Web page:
Many historians and anthropologists agree that the history of Christmas trees begins in post-primeval times, just as agricultural societies were developing across the globe. Christmas did not exist. It was simply, in one culture or another, a pagan celebration of the winter solstice. The winter solstice marks the shortest day of the year which usually occurs on the 22nd or 23rd of December. The boughs of evergreen trees were brought indoors to protect inhabitants from the evil spirits that could cause starvation and illness.
Ancient peoples also scattered evergreen boughs over their floors, doors and around the windows. In fact, the tradition of hanging an evergreen garland comes from the tradition of hanging evergreens over the mantelpiece to keep witches, ghosts and spirits from traveling down the chimney and into the house.
Evergreen boughs were also used to keep away illness. Scents such as pine, juniper and balsam are still used by aromatherapists today to fend off illness and winter depression.
Even the ancient Egyptians were thought to play a role in the history of Christmas trees. Of course there were no evergreen forests in ancient Egypt but during the solstice they filled their homes with palm rushes to protect themselves from evil and celebrate the return of their Sun God Ra.
European and Mediterranean cultures also have episodes in the long saga that is part of the history of Christmas trees. On the solstice, known as Saturnalia, the Romans decorated their homes with evergreen boughs. This honored the God Saturn whose domain was agriculture. Further north, the Celtic Druids used evergreens on the darkest day of the year to symbolize eternal life. These trees were not decorated as we know them today. They were not much more decorative than the famous Charlie brown Christmas tree. This is because the function of these evergreen boughs was more protective than celebratory.
By the 12th century indoor trees were brought inside. Nobody is sure why but originally Christmas trees were hung upside-down from ceilings at Christmastime. This was a popular custom in Central Europe. The upside down tree was seen as both as a symbol of Christianity and a pagan symbol. At that point Christianity was not wide spread and the tree may have been a nod to both pagan and Christian traditions.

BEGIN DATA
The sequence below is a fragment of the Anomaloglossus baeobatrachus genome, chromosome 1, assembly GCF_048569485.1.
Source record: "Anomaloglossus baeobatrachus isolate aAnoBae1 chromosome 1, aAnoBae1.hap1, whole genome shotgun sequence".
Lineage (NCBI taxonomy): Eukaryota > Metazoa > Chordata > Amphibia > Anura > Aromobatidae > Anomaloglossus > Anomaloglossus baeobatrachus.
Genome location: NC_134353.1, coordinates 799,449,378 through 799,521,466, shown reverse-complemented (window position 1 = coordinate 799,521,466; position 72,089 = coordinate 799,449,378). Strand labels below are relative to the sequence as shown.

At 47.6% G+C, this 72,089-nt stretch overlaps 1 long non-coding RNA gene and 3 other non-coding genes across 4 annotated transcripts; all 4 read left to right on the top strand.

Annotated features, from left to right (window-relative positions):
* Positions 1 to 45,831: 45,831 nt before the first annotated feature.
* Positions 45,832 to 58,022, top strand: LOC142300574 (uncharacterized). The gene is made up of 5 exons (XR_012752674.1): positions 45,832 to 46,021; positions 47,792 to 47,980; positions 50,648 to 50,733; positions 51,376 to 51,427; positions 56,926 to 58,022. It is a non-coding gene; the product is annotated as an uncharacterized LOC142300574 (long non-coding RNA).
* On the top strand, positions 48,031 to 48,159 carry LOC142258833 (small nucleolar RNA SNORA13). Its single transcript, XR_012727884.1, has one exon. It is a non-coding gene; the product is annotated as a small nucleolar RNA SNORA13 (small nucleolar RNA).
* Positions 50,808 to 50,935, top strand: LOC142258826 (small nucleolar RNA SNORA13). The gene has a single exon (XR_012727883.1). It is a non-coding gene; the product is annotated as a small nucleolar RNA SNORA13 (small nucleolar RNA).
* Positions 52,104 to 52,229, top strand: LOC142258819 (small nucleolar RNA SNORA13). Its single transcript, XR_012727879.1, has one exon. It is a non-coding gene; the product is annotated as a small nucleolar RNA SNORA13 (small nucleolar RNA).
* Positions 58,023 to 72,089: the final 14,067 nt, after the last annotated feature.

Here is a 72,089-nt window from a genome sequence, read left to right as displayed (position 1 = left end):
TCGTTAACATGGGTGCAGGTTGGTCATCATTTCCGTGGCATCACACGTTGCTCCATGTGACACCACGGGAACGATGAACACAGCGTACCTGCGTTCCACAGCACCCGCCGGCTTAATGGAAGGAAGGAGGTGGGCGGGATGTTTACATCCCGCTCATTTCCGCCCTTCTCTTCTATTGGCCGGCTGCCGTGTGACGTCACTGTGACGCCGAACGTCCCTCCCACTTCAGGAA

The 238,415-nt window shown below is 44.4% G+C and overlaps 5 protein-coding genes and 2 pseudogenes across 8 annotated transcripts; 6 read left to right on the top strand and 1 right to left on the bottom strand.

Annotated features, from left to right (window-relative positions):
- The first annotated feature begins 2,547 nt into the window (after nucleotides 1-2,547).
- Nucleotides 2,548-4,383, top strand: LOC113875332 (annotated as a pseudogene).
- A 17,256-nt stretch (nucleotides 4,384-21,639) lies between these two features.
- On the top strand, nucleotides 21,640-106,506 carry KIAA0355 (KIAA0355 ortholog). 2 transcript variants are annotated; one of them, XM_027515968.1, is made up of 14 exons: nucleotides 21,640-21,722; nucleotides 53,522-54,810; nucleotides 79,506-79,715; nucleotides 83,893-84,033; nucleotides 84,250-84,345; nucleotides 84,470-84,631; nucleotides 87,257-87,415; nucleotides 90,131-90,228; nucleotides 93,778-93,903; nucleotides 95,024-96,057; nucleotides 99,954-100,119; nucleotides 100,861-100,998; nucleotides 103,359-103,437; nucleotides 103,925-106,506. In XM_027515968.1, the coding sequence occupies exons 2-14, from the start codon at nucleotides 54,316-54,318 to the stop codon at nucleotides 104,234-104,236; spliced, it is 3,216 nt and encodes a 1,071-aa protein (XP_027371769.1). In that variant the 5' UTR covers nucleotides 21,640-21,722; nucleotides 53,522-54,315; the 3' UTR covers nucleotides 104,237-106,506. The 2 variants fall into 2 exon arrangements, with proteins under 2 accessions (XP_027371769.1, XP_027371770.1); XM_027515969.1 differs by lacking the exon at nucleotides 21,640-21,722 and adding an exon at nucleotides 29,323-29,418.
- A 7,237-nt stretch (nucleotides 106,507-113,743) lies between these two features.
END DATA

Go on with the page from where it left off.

It is widely believed that the history of the Christmas tree as we know it began in Germany in the sixteenth century. However few people realize that the tree was not brought inside and that in fact, the first decorated Christmas tree was a pyramid made of wood. These German indoor pyramids were decorated with boughs and candles. Often jars of pickles were set on the steps. The pyramid shape was not a direct inspiration from ancient Egypt but rather, the triangular shape was thought to represent the three points of the Holy Trinity – the Father, Son and Holy Spirit.
The person credited with adding lighted candles to a real tree is Martin Luther – a German Protestant reformer who lived in the mid 1600s. The legend is that he was inspired to do so by the sight of stars in the night sky peeking through the limbs of an evergreen while he was on a walk.
The next big development in the history of Christmas trees was tinsel. Tinsel was invented in Germany around 1610. At that time, tinsel was made of real silver and it tarnished easily thanks to the smoke from the Christmas tree candles. Silver was used for tinsel right up to the mid-20th century when it was replaced by aluminum.
The history of Christmas trees was non-existent in America until about the 1840s. They were sometimes displayed as curios in traveling sideshows. The Christmas tree decorating ritual was considered sacrilegious for most of the 17th and 18th century. It was seen as a mockery of the sober celebration of the birth of Christ. In fact in 1659, people were fined for hanging decorations. This law continued until the 19th century when the tradition was brought more into common practice by German and Irish immigrants to the United States. The practice was also made more acceptable when Queen Victoria decided to make a right side up floor-to-ceiling Xmas tree part of her decor in 1846.
One difference between European customs and American customs seemed to be that Europeans were more inclined to decorate their trees with food, cookies and candies (and even pickles!) whereas Americans were more into glitzy decorations. Also the European Christmas trees tended to be shorter (three to four feet in height) while the Americans preferred their trees to be sky-high. Both cultures however enjoyed decorating their trees with garlands of popcorn and electric lights.
In the 1950s America saw the advent of the first artificial Christmas trees. This event was celebrated by Charles M. Schulz famous fable about the Charlie brown Christmas tree. In this fable Charlie Brown is told by Linus, Lucy and Shroeder to go out and find the biggest flashiest aluminum tree to use as a decoration for their Christmas play. Instead Brown falls in love with the most pathetic tree ever and finds the true meaning of Christmas. You can buy a replica of this type of tree which is often called the “pathetic charlie brown Christmas tree” online. True to the original cartoon, the tree boasts just one red Christmas ball ornament on a single bare limb.
The argument about which is better – a fake Christmas tree or a real Christmas tree still rages on today. The most recent development in the history of Christmas trees is the return of the upside down Christmas tree, which is disapproved by the church just as it was in the sixteenth century. If history keeps repeating itself the next trend we will see in Xmas trees is the ancient wooden pyramids that served as artificial trees in pagan times.
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